How Studying a Foreign Language Can Help on the ACT, SAT

Many U.S. high schools require students to take one year or more of a foreign language. While this may seem like an inconvenience to some, knowledge of a foreign language is actually beneficial. In fact, it can translate to improved performance in other academic areas.

Not convinced? Here are three ways that foreign language study in an area like Latin or Spanish can work in your favor on the ACT or SAT.

Increased Aptitude With Vocabulary

Vocabulary goes hand-in-hand with reading comprehension — each skill complements the other. If you are a strong reader, you can likely determine the meaning of unfamiliar words using context clues. Similarly, if you have a wide vocabulary, you can typically make better sense of the texts you read.

There are high-frequency vocabulary words you can study before the ACT or SAT to improve your reading comprehension and, if applicable, essay-writing skills.

[READ: How to Tackle SAT, ACT Vocabulary Questions.]

Another way to indirectly strengthen your vocabulary is by learning common prefixes, root words and suffixes, many of which stem from Latin. Thus, studying Latin or a closely related Romance language such as French, Italian or Spanish can make you more adept at deducing the meanings of words in ACT and SAT texts that are new to you.

Consider this example: Suppose you encounter the word “ambivalent” in an SAT reading passage. You are unsure what it means, but its prefix reminds you of the Spanish word “ambos,” which means “both.” Since the passage is describing a character’s state of mind, you might conclude that ambivalent means experiencing two emotions, which is not far off from the real meaning: having mixed or contradictory feelings.

By understanding that the prefix “amb” or “ambi” means “both,” you could also figure out the meaning of other words that start the same way, such as “ambiguous,” which means having a double meaning or open to more than one interpretation.

Improved Critical Reading Skills

When students read texts in a foreign language class, it is often for a specific purpose, such as to locate instances of a verb tense or to find answers to the accompanying questions. Unless you are truly enamored by the tongue you study, you probably do not read passages written in a foreign language purely for entertainment purposes.

[READ: Add These Books to Your ACT, SAT Summer Reading List.]

In addition, a great deal of the time, you may be given texts you find rather difficult because they exceed your current level. This is a purposeful approach taken by foreign language teachers to prod students forward in their language journey. As a result, you may get into the habit of reading for “gist” — to understand only the main idea of the passage.

Since reading in a foreign language at the high school level is usually done with a specific goal in mind and to understand main ideas rather than details, it shares much in common with the type of reading required of students on the ACT and SAT. In effect, practicing reading comprehension in foreign language class and outside of it can train you to read critically, like you must do on the ACT and SAT.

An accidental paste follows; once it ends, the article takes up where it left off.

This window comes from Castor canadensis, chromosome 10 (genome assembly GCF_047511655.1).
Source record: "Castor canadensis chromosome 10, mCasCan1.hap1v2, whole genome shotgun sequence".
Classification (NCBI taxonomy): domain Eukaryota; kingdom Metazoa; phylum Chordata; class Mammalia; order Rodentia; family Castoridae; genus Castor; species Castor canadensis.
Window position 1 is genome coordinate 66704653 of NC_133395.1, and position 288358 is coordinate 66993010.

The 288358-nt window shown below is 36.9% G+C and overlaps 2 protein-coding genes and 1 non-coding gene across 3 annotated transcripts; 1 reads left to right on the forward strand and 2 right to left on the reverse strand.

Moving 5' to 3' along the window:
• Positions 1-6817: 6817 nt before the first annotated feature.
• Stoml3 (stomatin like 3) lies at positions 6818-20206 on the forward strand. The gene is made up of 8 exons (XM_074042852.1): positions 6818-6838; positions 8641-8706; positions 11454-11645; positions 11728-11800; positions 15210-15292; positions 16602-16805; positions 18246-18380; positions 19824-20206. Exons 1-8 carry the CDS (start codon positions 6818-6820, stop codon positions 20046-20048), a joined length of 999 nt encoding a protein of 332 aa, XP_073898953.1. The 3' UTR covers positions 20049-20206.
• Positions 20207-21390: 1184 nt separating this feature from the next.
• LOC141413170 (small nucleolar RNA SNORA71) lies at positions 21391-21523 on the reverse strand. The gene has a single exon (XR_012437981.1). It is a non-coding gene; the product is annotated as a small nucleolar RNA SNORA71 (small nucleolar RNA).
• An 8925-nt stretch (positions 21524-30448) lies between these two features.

Better Memory Recall

Foreign language is a discipline that, at least in the early stages of study, involves a decent amount of rote memorization. Sometimes the simplest way to learn verb conjugations, for instance, is by practicing with charts and flashcards. If you study German, you may have also had to memorize adjective declensions. The ACT and SAT also require a fair amount of content memorization.

[READ: 3 Signs You’re Ready for the ACT or SAT.]

Memory is like a muscle. The more you use it, the stronger it becomes. Viewed from this lens, learning a foreign language can improve your memory. In fact, the cognitive benefits of foreign language study have been long documented, with some research indicating that those who speak more than one language exhibit a significant delay in the onset of Alzheimer’s disease symptoms and dementia.

More than just training your recall capacity, foreign language studies can lead you to discover mnemonic devices — tricks for jogging your memory — that you can then transfer to other content areas. For instance, those who have studied the Spanish subjunctive tense may know that acronyms like “WEIRDO” work particularly well when it comes to making associations.

As you get to know yourself as a student and experiment with different study tricks, consider applying your findings to your test prep endeavors. The advantages of foreign language study are numerous, with one of the most notable being sharpened skills needed for ACT and SAT prep and your official exam day.

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How Studying a Foreign Language Can Help on the ACT, SAT originally appeared on usnews.com

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This content was republished with permission from CNN.

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